Joshua Viszlai oral history interview, 2018-12-04

Georgia Institute of Technology Library
Transcript
Toggle Index/Transcript View Switch.
Index
Search This Transcript
X
00:00:00

HAGENMAIER: So tell me your name, your year at Georgia Tech and your major.

VISZLAI: So my name is Joshua Viszlai. I'm a third year Computer Science student here at Georgia Tech.

HAGENMAIER: What is the title of the game that you made for this class? [CS2110]

VISZLAI: So for this class I made a game called Super Toad-ally Mario, which is a pun on Super Mario, but the main character is now the toad character from Mario.

HAGENMAIER: Um, can you describe what the game play is like? How does the game work?

HAGENMAIER: Yeah, so the game was kind of supposed to be similar to Super Mario, so there's some sort of platform or type game play, uh, where you're just kind of moving and jumping over obstacles and trying not to get stuck on a wall. So the, the different parts of the game are just kind of scrolling across the screen and you just kind of have to jump over obstacles and not get stuck on one or else you fall off the screen.

HAGENMAIER: Can you talk a little bit about the inspiration for the game or what inspired you to pick this particular game play?

VISZLAI: Yeah. So I'm a really big fan of Super Mario. So when I got presented 00:01:00with the ability to make a Game Boy game, I thought, okay, well I might as well make something similar to one of my favorite Game Boy games. So I decided to try and make it, and yeah, just had a lot of fun with it. Um, I really like puns, which was where the title came from. And then, uh, yeah, the actual game play. It was just very much based on like a story of a toad trying to be like Mario and then not succeeding, which I thought was just a little funny.

HAGENMAIER: Great. Can you tell me what's the title of the game that you made for your physics class?

VISZLAI: Yeah, so for my physics class I made a game, titled The Lens, uh, which is supposed to essentially explain gravitational lensing to someone who's not familiar with physics or relativistic concepts.

HAGENMAIER: And describe how you play that game.

VISZLAI: Yeah, so that game is more of a, you're going through this story of some character named Bob, great name. Um, and Bob's learning how this, this object in the sky is bending light that allows his planet to see other planets 00:02:00that were in the distance. And then it's explained that that's through this process called gravitational lensing. And it's kind of like a Legend of Zelda, like top down, puzzle solving type of game. So you just kind of go through different rooms, solve some puzzles and then kind of progress through the game that way.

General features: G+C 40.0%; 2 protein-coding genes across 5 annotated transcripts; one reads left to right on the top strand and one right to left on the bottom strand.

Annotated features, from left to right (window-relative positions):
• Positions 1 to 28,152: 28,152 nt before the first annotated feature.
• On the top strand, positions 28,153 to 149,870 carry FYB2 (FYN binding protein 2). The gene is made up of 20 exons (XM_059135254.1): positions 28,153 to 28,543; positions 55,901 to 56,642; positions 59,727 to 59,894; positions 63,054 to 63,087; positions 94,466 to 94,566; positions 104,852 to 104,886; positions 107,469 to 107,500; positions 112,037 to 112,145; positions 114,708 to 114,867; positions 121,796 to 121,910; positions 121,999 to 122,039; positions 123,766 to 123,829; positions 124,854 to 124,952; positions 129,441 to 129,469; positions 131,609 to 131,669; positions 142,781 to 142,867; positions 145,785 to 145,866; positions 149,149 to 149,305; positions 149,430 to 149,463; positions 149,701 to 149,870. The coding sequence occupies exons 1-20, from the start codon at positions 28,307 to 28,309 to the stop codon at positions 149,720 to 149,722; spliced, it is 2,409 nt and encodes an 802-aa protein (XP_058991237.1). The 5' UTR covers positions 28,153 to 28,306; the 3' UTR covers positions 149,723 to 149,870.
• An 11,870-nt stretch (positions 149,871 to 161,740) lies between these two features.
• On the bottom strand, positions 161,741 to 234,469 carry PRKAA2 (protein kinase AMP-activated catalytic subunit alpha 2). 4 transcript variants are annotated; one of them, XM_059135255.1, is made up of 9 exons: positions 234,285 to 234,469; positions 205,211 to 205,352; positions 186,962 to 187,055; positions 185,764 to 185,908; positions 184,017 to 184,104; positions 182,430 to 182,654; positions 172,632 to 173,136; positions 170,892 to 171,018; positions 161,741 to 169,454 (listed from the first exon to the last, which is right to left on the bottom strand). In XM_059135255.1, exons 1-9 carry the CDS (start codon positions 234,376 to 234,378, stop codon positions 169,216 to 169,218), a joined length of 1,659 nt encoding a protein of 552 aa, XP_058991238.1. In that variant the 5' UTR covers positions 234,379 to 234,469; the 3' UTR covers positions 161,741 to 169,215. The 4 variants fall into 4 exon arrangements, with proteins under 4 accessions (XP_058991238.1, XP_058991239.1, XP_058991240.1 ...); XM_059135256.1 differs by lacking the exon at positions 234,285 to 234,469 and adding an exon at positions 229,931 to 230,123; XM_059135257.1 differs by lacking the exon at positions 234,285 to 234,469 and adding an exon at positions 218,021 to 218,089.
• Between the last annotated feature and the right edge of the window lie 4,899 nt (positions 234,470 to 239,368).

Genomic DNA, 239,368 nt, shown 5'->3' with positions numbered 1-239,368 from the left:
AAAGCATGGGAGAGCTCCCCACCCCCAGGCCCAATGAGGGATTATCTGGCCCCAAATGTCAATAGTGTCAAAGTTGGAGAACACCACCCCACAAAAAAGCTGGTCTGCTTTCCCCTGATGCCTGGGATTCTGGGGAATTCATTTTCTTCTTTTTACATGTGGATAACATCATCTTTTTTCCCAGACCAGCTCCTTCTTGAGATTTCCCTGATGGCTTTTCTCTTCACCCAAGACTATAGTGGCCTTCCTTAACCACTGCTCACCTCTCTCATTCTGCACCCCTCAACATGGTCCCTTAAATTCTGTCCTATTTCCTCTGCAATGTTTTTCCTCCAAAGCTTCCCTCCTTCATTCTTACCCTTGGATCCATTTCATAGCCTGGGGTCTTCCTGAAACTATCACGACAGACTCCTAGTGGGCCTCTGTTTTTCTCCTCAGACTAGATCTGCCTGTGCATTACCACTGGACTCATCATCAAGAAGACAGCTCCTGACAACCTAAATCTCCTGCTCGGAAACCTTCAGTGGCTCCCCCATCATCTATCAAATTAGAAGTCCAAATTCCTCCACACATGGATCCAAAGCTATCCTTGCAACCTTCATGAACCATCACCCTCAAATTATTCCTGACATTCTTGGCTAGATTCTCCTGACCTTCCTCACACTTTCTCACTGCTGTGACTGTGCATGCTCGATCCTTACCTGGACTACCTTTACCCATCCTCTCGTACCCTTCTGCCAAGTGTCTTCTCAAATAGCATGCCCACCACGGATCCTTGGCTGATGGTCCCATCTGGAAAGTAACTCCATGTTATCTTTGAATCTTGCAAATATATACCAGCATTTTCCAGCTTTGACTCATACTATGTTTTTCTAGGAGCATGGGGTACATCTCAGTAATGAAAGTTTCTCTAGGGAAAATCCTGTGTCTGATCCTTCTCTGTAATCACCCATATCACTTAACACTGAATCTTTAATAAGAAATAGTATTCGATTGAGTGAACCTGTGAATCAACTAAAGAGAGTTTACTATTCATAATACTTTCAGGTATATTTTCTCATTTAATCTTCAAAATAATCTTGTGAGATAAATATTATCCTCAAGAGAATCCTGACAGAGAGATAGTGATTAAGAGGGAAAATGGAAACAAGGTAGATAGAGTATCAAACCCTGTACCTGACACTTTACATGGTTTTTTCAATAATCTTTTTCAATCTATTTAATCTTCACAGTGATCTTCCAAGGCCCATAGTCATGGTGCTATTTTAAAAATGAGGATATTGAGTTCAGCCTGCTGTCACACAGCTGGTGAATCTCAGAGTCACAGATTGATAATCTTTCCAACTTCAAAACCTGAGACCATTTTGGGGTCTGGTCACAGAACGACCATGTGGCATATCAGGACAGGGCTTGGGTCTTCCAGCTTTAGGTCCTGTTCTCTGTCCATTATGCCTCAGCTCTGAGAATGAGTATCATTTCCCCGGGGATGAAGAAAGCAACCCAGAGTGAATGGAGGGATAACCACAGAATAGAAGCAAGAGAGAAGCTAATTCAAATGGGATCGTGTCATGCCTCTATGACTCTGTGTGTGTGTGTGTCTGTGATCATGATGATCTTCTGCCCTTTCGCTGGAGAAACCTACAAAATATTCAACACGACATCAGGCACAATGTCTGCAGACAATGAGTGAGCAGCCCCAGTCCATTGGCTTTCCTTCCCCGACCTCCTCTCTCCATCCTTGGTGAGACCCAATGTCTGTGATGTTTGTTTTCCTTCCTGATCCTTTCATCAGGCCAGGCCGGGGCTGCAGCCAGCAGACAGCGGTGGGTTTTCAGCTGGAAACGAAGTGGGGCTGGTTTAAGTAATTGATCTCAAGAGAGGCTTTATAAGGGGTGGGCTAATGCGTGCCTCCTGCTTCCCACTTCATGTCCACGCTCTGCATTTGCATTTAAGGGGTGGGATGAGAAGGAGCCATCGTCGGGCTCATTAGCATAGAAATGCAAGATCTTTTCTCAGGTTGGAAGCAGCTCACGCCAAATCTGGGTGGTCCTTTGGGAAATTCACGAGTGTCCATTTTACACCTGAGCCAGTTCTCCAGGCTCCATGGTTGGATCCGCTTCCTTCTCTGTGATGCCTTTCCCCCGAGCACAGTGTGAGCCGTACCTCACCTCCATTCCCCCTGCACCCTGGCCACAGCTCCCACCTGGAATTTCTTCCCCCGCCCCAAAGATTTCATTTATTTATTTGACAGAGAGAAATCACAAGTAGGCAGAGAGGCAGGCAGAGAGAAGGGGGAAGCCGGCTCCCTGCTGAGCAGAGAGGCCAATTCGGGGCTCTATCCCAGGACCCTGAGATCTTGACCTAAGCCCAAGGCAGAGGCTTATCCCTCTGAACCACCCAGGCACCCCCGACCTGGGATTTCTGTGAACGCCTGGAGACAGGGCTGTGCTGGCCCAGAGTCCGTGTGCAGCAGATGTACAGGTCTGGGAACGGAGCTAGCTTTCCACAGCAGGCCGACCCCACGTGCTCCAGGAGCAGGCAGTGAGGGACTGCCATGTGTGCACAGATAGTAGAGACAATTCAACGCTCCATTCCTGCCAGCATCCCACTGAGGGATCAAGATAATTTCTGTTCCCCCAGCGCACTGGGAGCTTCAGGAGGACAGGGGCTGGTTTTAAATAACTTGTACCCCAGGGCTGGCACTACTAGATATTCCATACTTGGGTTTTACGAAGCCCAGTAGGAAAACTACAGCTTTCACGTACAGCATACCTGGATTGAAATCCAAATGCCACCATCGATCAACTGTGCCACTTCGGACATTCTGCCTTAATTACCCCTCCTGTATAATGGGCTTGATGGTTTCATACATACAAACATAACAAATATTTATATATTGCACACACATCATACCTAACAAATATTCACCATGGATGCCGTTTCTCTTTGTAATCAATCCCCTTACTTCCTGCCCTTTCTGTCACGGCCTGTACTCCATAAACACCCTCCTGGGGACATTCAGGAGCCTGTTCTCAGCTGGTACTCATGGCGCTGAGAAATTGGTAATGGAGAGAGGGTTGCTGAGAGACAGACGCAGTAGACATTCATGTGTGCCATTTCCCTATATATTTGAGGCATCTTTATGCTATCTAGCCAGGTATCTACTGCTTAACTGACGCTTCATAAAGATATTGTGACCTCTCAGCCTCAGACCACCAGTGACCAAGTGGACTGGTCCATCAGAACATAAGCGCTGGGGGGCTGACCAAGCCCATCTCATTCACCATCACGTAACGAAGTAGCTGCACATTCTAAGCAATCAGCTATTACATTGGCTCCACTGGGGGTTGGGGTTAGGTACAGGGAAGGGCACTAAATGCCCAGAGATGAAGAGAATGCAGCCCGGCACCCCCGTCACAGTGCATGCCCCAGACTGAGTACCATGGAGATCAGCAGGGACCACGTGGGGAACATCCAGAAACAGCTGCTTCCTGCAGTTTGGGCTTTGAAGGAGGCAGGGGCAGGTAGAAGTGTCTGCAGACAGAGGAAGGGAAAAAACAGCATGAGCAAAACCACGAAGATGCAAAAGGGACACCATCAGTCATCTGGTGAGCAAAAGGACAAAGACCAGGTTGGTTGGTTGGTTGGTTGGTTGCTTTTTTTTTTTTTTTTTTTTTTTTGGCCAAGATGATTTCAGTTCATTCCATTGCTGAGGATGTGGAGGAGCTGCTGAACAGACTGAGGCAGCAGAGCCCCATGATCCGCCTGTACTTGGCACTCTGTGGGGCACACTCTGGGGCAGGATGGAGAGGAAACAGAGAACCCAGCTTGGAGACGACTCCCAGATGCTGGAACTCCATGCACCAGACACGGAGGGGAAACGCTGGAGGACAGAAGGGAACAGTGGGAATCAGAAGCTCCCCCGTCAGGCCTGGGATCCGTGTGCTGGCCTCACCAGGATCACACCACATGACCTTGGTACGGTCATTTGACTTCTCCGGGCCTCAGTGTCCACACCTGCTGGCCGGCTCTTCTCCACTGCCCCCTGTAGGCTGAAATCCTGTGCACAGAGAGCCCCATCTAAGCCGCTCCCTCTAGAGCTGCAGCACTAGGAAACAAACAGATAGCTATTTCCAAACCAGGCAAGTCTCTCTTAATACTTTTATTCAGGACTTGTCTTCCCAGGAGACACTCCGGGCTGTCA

HAGENMAIER: In terms of the inspiration for that game game...

VISZLAI: So that game -- half inspired because I really like physics and I was working on a physics project and then half inspired by Legend of Zelda, which was another one of my favorite games growing up as a kid.

HAGENMAIER: Cool. Can you tell me about um, one memory you have of using technology as a kid? Um, maybe the first computer you use or you know, you've mentioned a little bit about games that you liked to play. Anything that pops into your head about an early memory.

VISZLAI: Yeah. So I'll go with games again 'cause always great when growing up. Me and my brother shared one of the original Game Boys when we were a kid and they don't have backlit screens. So I distinctively remember us trying to play at night when there's no light outside and trying to look at the screen that 00:03:00doesn't have the back lighting. So we can't actually see the game and so we're like trying to shine like a flashlight or something over it. And it just doesn't really work that well. But I remember that being a key kind of starting to me playing video games.

HAGENMAIER: Can you tell me about one aspiration you have for your future after Georgia Tech? Something that you want to do or something that you want to see in the world? Anything.

VISZLAI: Yeah, so I'd probably say like one or two things. So I've never actually really traveled outside of this country. So I'd really like to just kind of travel the world and see different things. Um, and then I think just long term, I really want to make like a lasting, beneficial impact on the world. In some sort of some sort of way. Um, right now it seems that avenue is going to be towards computer science, but yeah.

HAGENMAIER: Great. Well, thank you very much.